Proposal: opt-out local scoping

Waldemar Horwat waldemar at google.com
Fri Sep 5 12:32:24 PDT 2008


With this proposal you just get the dual problem:  You think you're assigning to an outer-scope variable while in fact you're creating and later discarding a local variable.  This would just flip the confusion you worry about to the other case without eliminating it.

ES proposals already provide a good solution to this problem:  strict mode.  In strict mode you can't accidentally create a global just because you have a missing var.  You get an error if you try.

    Waldemar


Yuh-Ruey Chen wrote:
> Well we're all discussing radical new syntaxes (I'm looking at you,
> Ingvar), I might as well propose my own.
> 
> One thing about JavaScript that has always really bothered me (and
> probably several of you) is how JavaScript has opt-in local scope,
> rather than opt-out local scope. That is, in order to have an identifier
> reference a local variable, there needs to be a |var| declaration that
> says that that identifier refers to a local variable, and not non-local
> one (either in a surrounding function or the global scope). This has a
> couple related problems:
> 
> 1) Lack of integrity - in that it's easy to shoot yourself in the foot.
> One missing |var| and you can be debugging some random error in the
> wrong place.
> 
> 2) It's inconvenient. This is pretty self-explanatory. It also
> encourages the usage of redundant var declarations in
> often-copied/pasted code, even if it may not be necessary due to var
> hoisting, which is apparently a practice some people here are not fond of.
> 
> 3) It can be confusing due to var hoisting. Suppose you have code like this:
> 
> blah = 10;
> (function() {
>     print(blah);
>     var blah = 20;
>     print(blah);
> })();
> 
> The novice user would expect this to print "10" followed by "20", when
> it really prints out "undefined" followed by "20".
> 
> This has all been discussed to death before, I'm sure, with the
> conclusion that changing the behavior is backwards incompatible. And I
> vaguely remember someone saying that we shouldn't add a pragma to "fix"
> this issue, although the reason for that escapes me at the moment.
> 
> 
> So here's the proposal that is backwards compatible: provide a block
> that changes the "default" scoping.
> 
>     var { ... }
> 
> where everything assigned in ... results in a variable local to that
> block. Note that this only affects _assignment_. You can still read from
> a variable from a surrounding scope.
> 
> As some extra sugar,
> 
>     function name(args) var { ... }
> 
> would desugar
> 
>     function name(args) { var { ... } }
> 
> The default scoping setting also nests, i.e. it also crosses function
> boundaries, so in
> 
> var {
>     function name(args) { ... }
> }
> 
> everything assigned in ... results in a variable local to the functions
> block.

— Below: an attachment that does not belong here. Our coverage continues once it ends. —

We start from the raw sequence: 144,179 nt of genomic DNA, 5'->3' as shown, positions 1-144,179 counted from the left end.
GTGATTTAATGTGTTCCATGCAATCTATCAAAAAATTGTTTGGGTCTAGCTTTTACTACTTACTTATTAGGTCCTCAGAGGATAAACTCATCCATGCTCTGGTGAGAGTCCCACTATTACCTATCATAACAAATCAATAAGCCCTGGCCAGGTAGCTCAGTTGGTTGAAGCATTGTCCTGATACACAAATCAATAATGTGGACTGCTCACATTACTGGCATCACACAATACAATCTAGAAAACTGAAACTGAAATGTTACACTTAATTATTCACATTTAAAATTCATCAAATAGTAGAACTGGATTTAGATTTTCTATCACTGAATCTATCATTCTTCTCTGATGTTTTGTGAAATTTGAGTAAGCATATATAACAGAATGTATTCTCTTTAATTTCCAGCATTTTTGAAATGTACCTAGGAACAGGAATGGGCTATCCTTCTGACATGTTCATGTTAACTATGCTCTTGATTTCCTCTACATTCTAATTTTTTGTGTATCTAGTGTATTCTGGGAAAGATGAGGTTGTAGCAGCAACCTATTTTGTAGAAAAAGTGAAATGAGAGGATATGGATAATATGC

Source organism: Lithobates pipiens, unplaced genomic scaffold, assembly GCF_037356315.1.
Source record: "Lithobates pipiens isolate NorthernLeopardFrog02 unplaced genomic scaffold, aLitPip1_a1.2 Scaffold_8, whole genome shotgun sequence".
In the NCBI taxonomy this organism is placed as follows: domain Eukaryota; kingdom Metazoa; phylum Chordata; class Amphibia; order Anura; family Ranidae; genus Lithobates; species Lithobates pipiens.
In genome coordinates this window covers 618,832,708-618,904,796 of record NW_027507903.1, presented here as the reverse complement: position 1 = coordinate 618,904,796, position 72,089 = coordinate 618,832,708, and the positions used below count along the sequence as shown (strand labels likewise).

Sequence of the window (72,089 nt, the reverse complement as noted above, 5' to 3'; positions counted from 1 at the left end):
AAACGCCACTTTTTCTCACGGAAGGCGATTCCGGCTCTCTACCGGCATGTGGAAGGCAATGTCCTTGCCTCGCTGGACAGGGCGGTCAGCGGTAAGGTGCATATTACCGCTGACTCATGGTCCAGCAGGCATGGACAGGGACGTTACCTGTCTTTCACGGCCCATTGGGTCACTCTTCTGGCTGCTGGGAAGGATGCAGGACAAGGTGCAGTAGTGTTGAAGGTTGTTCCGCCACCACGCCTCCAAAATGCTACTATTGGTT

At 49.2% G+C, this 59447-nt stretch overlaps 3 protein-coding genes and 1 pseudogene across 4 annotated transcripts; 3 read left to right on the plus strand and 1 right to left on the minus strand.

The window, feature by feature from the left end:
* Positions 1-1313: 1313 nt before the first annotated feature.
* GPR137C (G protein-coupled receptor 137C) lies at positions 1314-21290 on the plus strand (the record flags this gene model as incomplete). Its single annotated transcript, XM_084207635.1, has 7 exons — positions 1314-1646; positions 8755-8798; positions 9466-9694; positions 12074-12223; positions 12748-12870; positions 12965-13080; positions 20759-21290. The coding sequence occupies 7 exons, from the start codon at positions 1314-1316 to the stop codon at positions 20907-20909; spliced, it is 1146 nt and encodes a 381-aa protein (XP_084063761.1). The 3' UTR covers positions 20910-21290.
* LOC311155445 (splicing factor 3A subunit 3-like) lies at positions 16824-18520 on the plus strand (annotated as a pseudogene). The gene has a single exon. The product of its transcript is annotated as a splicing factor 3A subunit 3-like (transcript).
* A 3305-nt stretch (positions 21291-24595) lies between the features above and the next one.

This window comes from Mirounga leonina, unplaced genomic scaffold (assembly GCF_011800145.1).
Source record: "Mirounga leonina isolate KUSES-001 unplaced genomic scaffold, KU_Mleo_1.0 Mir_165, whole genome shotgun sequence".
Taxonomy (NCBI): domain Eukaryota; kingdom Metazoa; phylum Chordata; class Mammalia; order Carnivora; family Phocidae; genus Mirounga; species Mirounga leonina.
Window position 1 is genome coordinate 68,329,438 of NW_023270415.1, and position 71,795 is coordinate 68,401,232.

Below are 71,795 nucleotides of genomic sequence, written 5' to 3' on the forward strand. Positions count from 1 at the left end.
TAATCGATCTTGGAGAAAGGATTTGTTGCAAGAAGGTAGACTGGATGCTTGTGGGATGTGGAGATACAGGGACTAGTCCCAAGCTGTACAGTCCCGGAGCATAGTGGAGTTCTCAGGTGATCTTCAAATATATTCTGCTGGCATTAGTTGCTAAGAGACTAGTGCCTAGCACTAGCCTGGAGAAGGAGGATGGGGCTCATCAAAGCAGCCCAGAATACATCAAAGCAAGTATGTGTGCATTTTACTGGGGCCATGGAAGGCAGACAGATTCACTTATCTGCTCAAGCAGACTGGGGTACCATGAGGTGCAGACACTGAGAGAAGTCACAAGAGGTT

> 
> To escape (opt out) of the scoping setting, we need a new keyword.
> Python 2.5 uses the keyword |nonlocal| for this purpose, so I'll use it
> as well as a placeholder.
> 
> var {
>     ...
>     nonlocal x [ = y];
>     ...
> }
> 
> Finally, we can do the same thing for |let|:
> 
> let { ... }
> 
> etc.
> 
> Some examples:
> 
> ---
> 
> function list(iterable) {
>     var {
>         if (iterable is Array) {
>             lst = iterable;
>         } else {
>             list = [];
>             for (x in iterable) {
>                 lst.push(x);
>             }
>         }
>     }
>     return lst;
> }
> 
> function stats(iterable) var { // <-- notice var
>     lst = list(iterable);
>    
>     function calcSum() {
>         sum = 0;
>         for each (x in lst) {
>             sum += x;
>         }
>     }
>    
>     sum = calcSum();
>    
>     var mean;
>    
>     function calcMean() {
>        nonlocal mean;
>        mean = sum / lst.length;
>     }
>    
>     return [lst.length, sum, mean];
> }
> 
> ---
> 
> which desugars to:
> 
> ---
> 
> function list(iterable) {
>     var lst;
>     if (iterable is Array) {
>         lst = iterable;
>     } else {
>         list = [];
>         for (var x in iterable) {
>             lst.push(x);
>         }
>     }
>     return lst;
> }
> 
> function stats(iterable) {
>     var lst = list(iterable);
>    
>     function calcSum() {
>         var sum = 0;
>         for each (var x in lst) {
>             sum += x;
>         }
>     }
>    
>     var sum = calcSum();
>     var mean = sum / lst.length;
>     return [lst.length, sum, mean];
> }
> 
> ---
> 
> And finally, it would be nice to have a pragma that can do this for us
> (again, I don't recall the argument against them). Something like:
> 
>     use scope var;
>     use scope let;
>     use scope nonlocal; // default for backwards compatibility
> 
> which would obviate the need to add all these |var { ... }| and |let {
> ... }| statements in new code.
> 
> For example, the following would be equivalent to the above examples:
> 
> ---
> 
> use scope var;
> 
> function list(iterable) {
>     if (iterable is Array) {
>         lst = iterable;
>     } else {
>         list = [];
>         for (x in iterable) {
>             lst.push(x);
>         }
>     }
>     return lst;
> }
> 
> function stats(iterable) {
>     lst = list(iterable);
>    
>     function calcSum() {
>         sum = 0;
>         for each (x in lst) {
>             sum += x;
>         }
>     }
>    
>     sum = calcSum();
>    
>     var mean;
>    
>     function calcMean() {
>        use scope nonlocal;   // notice that these pragmas can be local
> to blocks
>        mean = sum / lst.length;
>     }
>    
>     return [lst.length, sum, mean];
> }
> 
> ---
> 
> I should also point out that this is not a radical new concept. Both
> Ruby and Python have had this functionality for a while. Comments?
> 
> -Yuh-Ruey Chen
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